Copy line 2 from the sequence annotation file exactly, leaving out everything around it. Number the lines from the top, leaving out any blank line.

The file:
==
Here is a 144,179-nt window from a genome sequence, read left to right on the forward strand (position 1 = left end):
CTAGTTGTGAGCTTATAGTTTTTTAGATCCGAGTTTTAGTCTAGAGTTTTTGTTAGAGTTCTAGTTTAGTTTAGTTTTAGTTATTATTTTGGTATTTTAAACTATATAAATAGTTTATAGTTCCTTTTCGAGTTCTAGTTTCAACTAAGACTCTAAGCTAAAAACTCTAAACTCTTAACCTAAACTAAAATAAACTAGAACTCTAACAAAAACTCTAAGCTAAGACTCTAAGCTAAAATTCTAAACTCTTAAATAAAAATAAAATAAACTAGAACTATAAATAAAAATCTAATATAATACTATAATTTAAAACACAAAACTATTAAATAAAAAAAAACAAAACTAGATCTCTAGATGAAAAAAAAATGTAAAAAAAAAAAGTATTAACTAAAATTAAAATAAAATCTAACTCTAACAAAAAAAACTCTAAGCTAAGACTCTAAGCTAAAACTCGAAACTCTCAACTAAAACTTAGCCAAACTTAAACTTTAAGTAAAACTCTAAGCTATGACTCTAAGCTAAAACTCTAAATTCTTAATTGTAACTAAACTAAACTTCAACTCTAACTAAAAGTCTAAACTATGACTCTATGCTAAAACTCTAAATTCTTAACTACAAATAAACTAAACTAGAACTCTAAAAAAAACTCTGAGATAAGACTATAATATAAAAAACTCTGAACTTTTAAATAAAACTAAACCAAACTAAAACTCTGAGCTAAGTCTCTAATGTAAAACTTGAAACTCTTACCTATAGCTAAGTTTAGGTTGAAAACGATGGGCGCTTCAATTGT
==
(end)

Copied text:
CTAGTTGTGAGCTTATAGTTTTTTAGATCCGAGTTTTAGTCTAGAGTTTTTGTTAGAGTTCTAGTTTAGTTTAGTTTTAGTTATTATTTTGGTATTTTAAACTATATAAATAGTTTATAGTTCCTTTTCGAGTTCTAGTTTCAACTAAGACTCTAAGCTAAAAACTCTAAACTCTTAACCTAAACTAAAATAAACTAGAACTCTAACAAAAACTCTAAGCTAAGACTCTAAGCTAAAATTCTAAACTCTTAAATAAAAATAAAATAAACTAGAACTATAAATAAAAATCTAATATAATACTATAATTTAAAACACAAAACTATTAAATAAAAAAAAACAAAACTAGATCTCTAGATGAAAAAAAAATGTAAAAAAAAAAAGTATTAACTAAAATTAAAATAAAATCTAACTCTAACAAAAAAAACTCTAAGCTAAGACTCTAAGCTAAAACTCGAAACTCTCAACTAAAACTTAGCCAAACTTAAACTTTAAGTAAAACTCTAAGCTATGACTCTAAGCTAAAACTCTAAATTCTTAATTGTAACTAAACTAAACTTCAACTCTAACTAAAAGTCTAAACTATGACTCTATGCTAAAACTCTAAATTCTTAACTACAAATAAACTAAACTAGAACTCTAAAAAAAACTCTGAGATAAGACTATAATATAAAAAACTCTGAACTTTTAAATAAAACTAAACCAAACTAAAACTCTGAGCTAAGTCTCTAATGTAAAACTTGAAACTCTTACCTATAGCTAAGTTTAGGTTGAAAACGATGGGCGCTTCAATTGT